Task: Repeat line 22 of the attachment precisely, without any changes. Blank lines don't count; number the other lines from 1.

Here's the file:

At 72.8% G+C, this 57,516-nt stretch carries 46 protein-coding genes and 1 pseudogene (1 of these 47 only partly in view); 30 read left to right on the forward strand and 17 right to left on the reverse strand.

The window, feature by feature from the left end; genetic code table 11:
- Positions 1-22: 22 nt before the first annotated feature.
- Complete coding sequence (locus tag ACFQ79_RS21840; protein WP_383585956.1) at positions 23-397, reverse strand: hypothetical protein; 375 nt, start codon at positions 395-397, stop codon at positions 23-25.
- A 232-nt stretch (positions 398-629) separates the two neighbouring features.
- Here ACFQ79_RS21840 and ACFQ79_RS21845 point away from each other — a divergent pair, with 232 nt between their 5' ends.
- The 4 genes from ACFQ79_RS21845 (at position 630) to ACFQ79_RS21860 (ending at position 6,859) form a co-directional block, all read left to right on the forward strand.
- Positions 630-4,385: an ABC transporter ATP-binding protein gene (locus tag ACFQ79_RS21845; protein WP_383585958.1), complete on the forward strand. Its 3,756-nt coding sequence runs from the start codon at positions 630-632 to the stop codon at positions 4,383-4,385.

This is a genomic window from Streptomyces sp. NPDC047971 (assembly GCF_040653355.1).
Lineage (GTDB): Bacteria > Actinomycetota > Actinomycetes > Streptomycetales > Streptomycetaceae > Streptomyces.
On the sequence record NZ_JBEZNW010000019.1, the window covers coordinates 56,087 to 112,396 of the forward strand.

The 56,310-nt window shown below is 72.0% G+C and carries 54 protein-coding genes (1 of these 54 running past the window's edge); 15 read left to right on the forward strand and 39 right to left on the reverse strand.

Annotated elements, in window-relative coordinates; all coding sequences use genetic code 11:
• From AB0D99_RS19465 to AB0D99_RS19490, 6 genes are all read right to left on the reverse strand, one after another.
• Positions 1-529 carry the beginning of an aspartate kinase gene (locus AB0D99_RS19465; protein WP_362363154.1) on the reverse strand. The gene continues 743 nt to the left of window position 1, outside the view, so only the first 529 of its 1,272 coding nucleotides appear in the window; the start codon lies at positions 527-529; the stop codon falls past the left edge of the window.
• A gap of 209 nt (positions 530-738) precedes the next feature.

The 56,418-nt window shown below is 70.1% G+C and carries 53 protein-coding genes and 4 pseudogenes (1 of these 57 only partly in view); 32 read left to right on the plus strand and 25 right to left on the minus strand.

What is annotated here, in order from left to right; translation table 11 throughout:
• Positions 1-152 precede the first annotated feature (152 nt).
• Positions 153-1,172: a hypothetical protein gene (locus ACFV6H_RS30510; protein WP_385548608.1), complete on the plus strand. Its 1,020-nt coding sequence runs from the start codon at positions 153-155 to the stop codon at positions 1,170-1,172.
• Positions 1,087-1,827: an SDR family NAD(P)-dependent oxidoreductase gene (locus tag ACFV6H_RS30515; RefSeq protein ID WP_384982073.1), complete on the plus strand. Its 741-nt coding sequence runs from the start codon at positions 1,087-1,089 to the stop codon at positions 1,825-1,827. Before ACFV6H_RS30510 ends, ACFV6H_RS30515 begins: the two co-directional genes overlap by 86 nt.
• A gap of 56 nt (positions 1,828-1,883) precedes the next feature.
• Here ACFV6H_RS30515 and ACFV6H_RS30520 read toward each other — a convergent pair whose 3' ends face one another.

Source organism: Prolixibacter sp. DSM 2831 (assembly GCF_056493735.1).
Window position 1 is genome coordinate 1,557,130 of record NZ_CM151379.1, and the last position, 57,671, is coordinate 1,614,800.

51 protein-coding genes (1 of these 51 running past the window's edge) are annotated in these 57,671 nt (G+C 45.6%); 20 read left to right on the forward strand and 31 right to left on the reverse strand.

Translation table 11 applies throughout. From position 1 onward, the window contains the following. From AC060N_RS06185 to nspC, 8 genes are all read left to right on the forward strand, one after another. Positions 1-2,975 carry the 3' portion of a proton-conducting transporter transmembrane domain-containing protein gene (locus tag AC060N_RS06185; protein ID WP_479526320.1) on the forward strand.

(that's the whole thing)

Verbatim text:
• A gap of 56 nt (positions 1,828-1,883) precedes the next feature.